Forecasting flash floods an hour in advance

Source(s): PhysOrg, Omicron Technology Ltd National Research Council of Science & Technology
Flood aftermath in West End suburb in Brisbane, Australia on March 1, 2022
Alex Cimbal/Shutterstock
Flood aftermath in West End suburb in Brisbane, Australia on March 1, 2022.

Korea has recently seen a surge in localized torrential rain and floods due to global warming. Frequent flash floods are hard to forecast and, when forecast, the accuracy is low. This often leads to major disasters that take hundreds of lives, as seen in Germany and China (Henan) in July 2021. Floods are one of the deadliest types of natural disasters, but climate change has made the forecasting of them even more challenging.

Researchers at the Korea Institute of Civil Engineering and Building Technology (KICT) have developed a system that can forecast flash floods one hour in advance.

A flash flood is caused by a rapid rise of water flowing into adjacent streams or rivers because of intense rainfall concentrated in small areas and occurs in a fairly short period of time. In low-lying urban areas such as Gangnam in Seoul and in mountainous areas, the speeds of water surge and flow are much faster than in other areas with the same amounts of rainfall. The current heavy rain alert (forecasting based on a certain level of rainfall) is a far cry from actual, perceived risk of flooding. It falls far short of efficiently communicating the risk of flash floods that abruptly hit cities, mountainous areas, or regions along small rivers.

The research team at the KICT, led by Dr. Hwang Seokhwan, developed a system for these regions that forecasts abrupt flash floods based on the rainfall radar data from the Ministry of Environment with regional flood characteristics taken into account. This system will begin to provide forecasting services by the Korean government this year.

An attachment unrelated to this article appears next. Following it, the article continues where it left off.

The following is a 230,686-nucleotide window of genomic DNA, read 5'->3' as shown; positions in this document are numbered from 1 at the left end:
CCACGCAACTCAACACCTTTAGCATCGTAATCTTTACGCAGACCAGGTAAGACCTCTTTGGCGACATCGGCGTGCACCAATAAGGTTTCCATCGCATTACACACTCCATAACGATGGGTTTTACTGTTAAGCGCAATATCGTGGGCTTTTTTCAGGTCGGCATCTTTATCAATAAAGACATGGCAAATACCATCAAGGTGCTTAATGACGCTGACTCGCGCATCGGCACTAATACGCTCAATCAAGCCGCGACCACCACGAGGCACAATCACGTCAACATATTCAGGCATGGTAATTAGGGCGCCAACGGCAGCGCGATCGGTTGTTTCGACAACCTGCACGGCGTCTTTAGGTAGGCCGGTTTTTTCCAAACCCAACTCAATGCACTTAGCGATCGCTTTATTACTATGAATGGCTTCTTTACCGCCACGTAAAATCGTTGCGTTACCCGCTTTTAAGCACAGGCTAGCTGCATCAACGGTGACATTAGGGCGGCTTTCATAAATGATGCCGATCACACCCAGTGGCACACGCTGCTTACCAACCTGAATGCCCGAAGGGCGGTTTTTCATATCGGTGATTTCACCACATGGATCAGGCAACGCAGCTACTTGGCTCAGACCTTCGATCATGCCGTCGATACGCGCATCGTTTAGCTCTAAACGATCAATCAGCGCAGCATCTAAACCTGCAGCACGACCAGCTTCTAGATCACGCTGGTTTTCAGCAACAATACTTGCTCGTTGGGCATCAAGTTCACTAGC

The flash flood forecasting system extracts local factors that determine the depth of flooding and the extent of flood damage in different regions and conditions based on the information about the damage from previous floods and specific characteristics of regional floods. With these, the system derives its own equations of the characteristics and uses them to predict the risks of flash floods in areas that do not have any flood damage information.

More specifically, it transfers the hydrological characteristics of the areas with measurements to those without measurements to provide accurate forecasting data about the risk of a flash flood to cities as well as islands and mountainous areas. This is the first system of its kind for forecasting floods.

These technical features enable fast and accurate calculation of flash flood risks in any region, including cities, mountains, and islands. This, in turn, enables accurate forecasting of a flash flood coming an hour later in just a few minutes. During a four-year period of pilot operation from 2019 to 2022, the system proved its effectiveness by accurately forecasting the major flash floods in all areas of Korea about an hour in advance. Its success rate in forecasting flash floods was an impressive 90.3% for 31 heavy rainfall events during the public verification in 2019.

Dr. Hwang said, "No matter how accurate a forecasting is, its forecast does not have any value as information if it does not come soon enough. This forecasting system is expected to significantly reduce the casualties and property damage caused by flash floods as their coming can be predicted at least one hour in advance."

The technology, developed by the KICT, will be transferred to the Flood Control Office of the Ministry of Environment and be applied to issuance of flood alerts first in Seoul in the 2023 rainy season.

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